According to the dictionary, getting yourself in hot water means getting yourself into trouble for which you risk punishment. Well, we are heating up the water that covers most of our planet and we will most certainly be punished. I refer of course to the oceans.
Our heating of the atmosphere has now become so abundantly obvious that only the willfully blind refuse to see it. Floods, droughts, wildfires, storms, all aggravated by the rising temperatures of global warming.
Except for rising sea levels we pay less attention to the fact we are also warming the oceans. This summer, sea surface temperatures worldwide have broken records for monrhs, up to 6 ºC warmer than normal in some areas. Water temperature off southern Florida have hit 38 ºC, as hot as a hot tub, as hot as the maximum recommended for a baby’s bath, the highest sea surface temperature ever recorded.
Too hot for a baby and too hot for corals. When water temperatures exceed the low 30s, coral bleaches. Bleaching doesn’t outright kill coral but it weakens it and if maintained can lead to death. Losing coral reefs would not only be devastating to reef ecologies but to the ecology of the oceans as a whole.
They protect coastal areas by reducing the power of waves and their thousands of species—25 percent of marine biodiversity—provide a crucial source of income for millions of people. They have an estimated global value of $6-trillion each year, due to their contribution to fishing, tourism and coastal protection.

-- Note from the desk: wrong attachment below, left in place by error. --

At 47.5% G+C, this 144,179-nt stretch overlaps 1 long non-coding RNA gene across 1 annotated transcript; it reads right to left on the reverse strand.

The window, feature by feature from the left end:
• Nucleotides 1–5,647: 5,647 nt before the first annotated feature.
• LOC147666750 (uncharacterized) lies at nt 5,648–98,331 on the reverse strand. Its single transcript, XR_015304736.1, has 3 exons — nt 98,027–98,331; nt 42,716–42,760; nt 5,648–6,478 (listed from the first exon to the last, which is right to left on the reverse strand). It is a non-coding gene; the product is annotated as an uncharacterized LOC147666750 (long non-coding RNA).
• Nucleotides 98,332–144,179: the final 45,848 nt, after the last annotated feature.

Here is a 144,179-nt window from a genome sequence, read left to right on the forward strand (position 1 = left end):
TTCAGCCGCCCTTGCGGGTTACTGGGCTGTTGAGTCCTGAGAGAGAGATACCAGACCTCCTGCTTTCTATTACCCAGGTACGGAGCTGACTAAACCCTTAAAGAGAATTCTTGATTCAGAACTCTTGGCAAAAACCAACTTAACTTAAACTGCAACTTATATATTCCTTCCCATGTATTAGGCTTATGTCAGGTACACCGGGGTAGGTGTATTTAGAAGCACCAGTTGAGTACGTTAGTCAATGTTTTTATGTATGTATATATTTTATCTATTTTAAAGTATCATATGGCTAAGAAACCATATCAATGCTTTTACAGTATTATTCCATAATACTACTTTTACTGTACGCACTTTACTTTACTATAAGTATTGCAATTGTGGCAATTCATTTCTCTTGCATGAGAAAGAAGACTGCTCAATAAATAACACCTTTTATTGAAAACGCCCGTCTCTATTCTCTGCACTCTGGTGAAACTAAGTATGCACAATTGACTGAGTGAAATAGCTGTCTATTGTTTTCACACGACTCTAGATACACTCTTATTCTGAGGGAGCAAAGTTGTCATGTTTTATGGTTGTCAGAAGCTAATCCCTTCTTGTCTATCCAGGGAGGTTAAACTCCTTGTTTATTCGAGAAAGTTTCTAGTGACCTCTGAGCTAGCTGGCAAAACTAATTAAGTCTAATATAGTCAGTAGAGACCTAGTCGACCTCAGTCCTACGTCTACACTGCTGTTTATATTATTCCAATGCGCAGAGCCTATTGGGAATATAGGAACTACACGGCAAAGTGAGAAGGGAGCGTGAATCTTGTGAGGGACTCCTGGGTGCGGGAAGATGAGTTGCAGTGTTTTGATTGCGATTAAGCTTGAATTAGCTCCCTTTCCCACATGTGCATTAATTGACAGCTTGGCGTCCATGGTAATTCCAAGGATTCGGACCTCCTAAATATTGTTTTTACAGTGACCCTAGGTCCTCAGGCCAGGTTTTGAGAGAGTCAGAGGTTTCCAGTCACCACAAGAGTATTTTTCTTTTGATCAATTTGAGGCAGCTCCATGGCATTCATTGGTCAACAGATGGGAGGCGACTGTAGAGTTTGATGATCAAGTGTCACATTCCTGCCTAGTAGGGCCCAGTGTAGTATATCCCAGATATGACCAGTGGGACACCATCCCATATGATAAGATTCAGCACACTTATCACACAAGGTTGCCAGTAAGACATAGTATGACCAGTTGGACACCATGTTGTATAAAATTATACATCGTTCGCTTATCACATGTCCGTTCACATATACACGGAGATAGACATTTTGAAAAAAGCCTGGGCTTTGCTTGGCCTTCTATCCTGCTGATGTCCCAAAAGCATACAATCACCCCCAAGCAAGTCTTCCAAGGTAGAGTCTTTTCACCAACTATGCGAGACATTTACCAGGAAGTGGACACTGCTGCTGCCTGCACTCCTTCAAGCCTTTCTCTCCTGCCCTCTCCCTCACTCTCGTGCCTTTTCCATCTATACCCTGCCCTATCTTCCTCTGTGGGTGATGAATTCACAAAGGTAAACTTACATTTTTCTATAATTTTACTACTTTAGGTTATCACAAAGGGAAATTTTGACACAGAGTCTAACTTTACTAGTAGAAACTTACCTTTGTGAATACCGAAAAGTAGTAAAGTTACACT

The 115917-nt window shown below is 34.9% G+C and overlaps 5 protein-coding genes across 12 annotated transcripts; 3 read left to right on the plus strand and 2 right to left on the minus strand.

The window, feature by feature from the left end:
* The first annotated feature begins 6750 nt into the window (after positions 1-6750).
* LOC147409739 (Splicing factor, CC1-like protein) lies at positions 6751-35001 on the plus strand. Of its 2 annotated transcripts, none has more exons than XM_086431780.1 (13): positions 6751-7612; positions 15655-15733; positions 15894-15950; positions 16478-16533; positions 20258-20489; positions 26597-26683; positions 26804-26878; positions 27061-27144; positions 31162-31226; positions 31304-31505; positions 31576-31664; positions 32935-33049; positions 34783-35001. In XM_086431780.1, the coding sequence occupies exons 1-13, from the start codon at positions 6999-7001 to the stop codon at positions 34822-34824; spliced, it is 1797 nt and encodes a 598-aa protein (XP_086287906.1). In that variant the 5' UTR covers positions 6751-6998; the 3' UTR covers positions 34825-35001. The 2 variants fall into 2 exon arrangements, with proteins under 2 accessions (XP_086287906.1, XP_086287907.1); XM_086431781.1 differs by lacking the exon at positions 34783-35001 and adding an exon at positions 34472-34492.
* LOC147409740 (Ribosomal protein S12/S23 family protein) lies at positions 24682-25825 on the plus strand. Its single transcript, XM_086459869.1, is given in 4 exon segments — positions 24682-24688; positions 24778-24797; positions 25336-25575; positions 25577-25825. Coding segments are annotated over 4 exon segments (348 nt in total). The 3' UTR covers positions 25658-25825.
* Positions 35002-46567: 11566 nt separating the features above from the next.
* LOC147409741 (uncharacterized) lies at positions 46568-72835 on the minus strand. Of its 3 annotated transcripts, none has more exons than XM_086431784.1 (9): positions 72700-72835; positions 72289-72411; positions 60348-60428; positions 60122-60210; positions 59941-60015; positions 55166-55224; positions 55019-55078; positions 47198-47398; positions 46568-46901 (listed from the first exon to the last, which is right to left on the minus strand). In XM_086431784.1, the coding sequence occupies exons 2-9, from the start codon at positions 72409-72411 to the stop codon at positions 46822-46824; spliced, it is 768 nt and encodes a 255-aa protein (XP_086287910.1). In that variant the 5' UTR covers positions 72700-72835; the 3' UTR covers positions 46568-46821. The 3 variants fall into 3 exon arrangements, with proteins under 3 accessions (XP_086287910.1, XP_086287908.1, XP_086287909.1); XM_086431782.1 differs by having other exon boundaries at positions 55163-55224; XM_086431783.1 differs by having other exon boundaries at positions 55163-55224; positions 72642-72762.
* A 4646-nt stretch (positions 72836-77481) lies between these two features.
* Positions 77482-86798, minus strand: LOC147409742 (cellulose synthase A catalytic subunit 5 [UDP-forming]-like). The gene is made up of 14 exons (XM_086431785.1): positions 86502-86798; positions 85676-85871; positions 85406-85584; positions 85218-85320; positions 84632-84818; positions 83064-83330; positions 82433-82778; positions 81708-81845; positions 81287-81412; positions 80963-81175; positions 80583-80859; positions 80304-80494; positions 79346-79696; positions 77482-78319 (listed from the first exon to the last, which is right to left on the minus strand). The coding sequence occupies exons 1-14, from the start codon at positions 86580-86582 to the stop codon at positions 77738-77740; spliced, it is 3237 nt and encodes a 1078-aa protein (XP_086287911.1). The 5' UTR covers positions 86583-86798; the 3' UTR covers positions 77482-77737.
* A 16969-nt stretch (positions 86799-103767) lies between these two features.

Also threatened are the world’s mangroves which are also prolific supporters of ocean life. Both coral and mangroves sequester carbon.
And of course the rising temperatures contribute to sea level rise, threatening the two billion people who live in half of the world’s megacities.
The oceans are central to reducing global greenhouse gas emissions and stabilizing the Earth’s climate. They generate 50 percent of the oxygen we need, absorb 25 percent of all carbon dioxide emissions and capture 90 percent of the excess heat generated by these emissions—the lungs of the planet and the largest carbon sink. Unfortunately as the water warms it has less ability to absorb carbon dioxide.
Global warming is also changing the way ocean heat moves around the planet.
According to a new study by the University of Copenhagen, if current greenhouse gas emissions persist the ocean current that carries heat from the Caribbean to the North Atlantic, the Gulf Stream System, will collapse. This current accounts for most of the heat redistribution from the tropics to Western Europe.
This would result in further warming in the tropics, where rising temperatures are already worsening living conditions, and, ironically, a sudden drop of temperatures in Western Europe. The UK and other places in Europe would be as cold as Canada at the same latitude. (Paris is north of Ottawa). Crop production could fall dramatically in Spain, France, Germany, Denmark, the United Kingdom, Poland, and Ukraine.
We have indeed got ourselves in hot water. The question now is how much punishment we will continue to inflict on ourselves. Just how masochistic are we?